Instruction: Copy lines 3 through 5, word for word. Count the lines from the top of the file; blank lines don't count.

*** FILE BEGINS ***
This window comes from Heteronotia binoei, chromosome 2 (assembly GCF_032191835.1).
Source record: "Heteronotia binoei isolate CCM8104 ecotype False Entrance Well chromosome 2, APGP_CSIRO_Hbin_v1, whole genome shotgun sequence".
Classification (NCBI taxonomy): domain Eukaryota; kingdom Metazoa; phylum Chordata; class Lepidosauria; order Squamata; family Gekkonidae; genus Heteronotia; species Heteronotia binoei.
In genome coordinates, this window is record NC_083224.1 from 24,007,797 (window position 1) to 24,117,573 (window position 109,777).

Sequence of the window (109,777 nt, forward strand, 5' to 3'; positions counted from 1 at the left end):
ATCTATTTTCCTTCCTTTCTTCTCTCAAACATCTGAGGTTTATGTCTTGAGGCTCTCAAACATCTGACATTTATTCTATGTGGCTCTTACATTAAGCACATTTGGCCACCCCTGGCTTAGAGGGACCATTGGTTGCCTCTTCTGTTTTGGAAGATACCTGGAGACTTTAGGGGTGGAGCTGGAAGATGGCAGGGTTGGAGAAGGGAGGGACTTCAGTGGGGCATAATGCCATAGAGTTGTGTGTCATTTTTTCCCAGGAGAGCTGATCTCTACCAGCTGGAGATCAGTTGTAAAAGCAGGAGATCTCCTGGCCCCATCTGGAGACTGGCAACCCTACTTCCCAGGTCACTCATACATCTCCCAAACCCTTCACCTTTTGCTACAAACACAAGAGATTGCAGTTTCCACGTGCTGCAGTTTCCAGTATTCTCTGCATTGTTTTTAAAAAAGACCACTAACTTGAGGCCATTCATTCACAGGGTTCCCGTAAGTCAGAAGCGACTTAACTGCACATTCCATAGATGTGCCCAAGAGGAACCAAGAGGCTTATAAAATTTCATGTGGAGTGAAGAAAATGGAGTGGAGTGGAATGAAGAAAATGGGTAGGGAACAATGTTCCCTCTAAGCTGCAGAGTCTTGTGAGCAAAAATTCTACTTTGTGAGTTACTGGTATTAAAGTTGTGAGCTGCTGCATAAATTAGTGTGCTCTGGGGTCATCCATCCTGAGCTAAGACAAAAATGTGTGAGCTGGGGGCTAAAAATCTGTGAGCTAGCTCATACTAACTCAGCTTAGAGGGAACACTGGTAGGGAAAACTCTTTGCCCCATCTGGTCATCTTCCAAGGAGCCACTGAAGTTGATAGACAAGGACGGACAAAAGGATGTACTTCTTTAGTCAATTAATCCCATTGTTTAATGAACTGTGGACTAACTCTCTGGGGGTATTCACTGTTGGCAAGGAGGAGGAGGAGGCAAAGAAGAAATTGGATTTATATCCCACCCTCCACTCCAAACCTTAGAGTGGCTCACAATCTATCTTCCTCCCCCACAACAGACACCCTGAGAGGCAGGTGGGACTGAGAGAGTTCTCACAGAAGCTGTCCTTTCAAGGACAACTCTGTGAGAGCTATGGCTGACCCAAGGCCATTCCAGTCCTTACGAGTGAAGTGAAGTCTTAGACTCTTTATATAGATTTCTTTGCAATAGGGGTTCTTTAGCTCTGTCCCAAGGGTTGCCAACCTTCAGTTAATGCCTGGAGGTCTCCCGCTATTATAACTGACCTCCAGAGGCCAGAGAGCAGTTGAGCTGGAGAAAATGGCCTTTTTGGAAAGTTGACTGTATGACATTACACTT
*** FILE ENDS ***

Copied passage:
Classification (NCBI taxonomy): domain Eukaryota; kingdom Metazoa; phylum Chordata; class Lepidosauria; order Squamata; family Gekkonidae; genus Heteronotia; species Heteronotia binoei.
In genome coordinates, this window is record NC_083224.1 from 24,007,797 (window position 1) to 24,117,573 (window position 109,777).

Sequence of the window (109,777 nt, forward strand, 5' to 3'; positions counted from 1 at the left end):